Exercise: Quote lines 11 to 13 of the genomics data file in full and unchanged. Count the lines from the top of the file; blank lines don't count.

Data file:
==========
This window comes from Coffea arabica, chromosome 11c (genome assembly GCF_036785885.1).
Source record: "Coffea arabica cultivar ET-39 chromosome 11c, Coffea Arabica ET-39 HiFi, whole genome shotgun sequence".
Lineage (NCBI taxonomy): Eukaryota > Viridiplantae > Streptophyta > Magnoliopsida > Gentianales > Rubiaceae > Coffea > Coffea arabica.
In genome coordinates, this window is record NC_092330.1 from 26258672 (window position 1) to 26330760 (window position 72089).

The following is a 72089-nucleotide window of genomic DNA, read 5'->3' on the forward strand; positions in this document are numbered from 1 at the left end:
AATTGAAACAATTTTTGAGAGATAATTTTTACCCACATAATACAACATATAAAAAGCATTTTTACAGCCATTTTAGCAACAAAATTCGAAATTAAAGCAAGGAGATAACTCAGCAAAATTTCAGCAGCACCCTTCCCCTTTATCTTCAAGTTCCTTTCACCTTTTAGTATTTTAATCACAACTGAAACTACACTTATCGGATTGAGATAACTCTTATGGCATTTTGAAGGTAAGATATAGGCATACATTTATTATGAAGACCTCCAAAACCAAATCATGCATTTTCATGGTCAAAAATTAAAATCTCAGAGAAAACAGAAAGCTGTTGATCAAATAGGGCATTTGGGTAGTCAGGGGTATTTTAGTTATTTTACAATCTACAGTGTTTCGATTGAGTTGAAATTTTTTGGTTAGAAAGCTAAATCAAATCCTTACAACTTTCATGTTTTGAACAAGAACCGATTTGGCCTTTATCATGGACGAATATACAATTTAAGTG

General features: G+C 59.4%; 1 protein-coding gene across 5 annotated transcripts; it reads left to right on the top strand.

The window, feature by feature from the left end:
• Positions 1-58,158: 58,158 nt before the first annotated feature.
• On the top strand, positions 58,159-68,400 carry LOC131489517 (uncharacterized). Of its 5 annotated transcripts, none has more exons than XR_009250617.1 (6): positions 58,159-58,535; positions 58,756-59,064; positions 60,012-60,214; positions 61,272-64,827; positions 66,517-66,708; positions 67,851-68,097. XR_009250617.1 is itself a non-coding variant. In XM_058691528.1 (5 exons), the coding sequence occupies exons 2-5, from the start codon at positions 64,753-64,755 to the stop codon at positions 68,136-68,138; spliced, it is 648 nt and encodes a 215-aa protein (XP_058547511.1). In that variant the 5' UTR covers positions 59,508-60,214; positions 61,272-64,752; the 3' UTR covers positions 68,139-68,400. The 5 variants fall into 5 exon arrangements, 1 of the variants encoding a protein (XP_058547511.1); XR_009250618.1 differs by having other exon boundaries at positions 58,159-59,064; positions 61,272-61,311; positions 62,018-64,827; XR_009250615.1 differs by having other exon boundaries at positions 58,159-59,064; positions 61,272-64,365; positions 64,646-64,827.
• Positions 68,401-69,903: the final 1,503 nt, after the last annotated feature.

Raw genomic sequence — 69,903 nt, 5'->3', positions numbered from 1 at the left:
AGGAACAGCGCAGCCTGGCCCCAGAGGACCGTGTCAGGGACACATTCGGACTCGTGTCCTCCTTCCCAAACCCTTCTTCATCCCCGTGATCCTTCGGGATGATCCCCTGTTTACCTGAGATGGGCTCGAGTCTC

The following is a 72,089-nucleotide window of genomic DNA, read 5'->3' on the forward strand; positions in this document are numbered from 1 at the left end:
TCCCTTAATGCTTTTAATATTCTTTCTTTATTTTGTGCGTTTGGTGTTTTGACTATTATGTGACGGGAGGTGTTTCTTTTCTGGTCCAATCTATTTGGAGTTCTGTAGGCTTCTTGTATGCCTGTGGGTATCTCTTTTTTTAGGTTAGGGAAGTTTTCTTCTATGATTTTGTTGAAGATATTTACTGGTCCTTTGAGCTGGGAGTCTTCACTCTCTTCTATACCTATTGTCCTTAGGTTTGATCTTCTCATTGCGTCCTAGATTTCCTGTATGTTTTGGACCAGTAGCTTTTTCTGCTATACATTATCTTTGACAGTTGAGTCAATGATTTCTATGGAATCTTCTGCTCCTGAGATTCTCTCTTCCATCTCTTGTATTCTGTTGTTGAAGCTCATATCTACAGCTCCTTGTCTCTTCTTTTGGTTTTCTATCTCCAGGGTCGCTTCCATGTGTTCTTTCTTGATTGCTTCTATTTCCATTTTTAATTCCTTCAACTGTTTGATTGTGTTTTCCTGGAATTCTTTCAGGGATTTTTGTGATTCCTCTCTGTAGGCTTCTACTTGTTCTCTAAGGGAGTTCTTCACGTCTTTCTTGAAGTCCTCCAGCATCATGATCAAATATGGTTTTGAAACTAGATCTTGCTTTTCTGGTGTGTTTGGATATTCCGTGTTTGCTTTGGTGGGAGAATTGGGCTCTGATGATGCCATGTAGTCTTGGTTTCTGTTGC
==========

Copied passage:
• Positions 68,401-69,903: the final 1,503 nt, after the last annotated feature.

Raw genomic sequence — 69,903 nt, 5'->3', positions numbered from 1 at the left:
AGGAACAGCGCAGCCTGGCCCCAGAGGACCGTGTCAGGGACACATTCGGACTCGTGTCCTCCTTCCCAAACCCTTCTTCATCCCCGTGATCCTTCGGGATGATCCCCTGTTTACCTGAGATGGGCTCGAGTCTC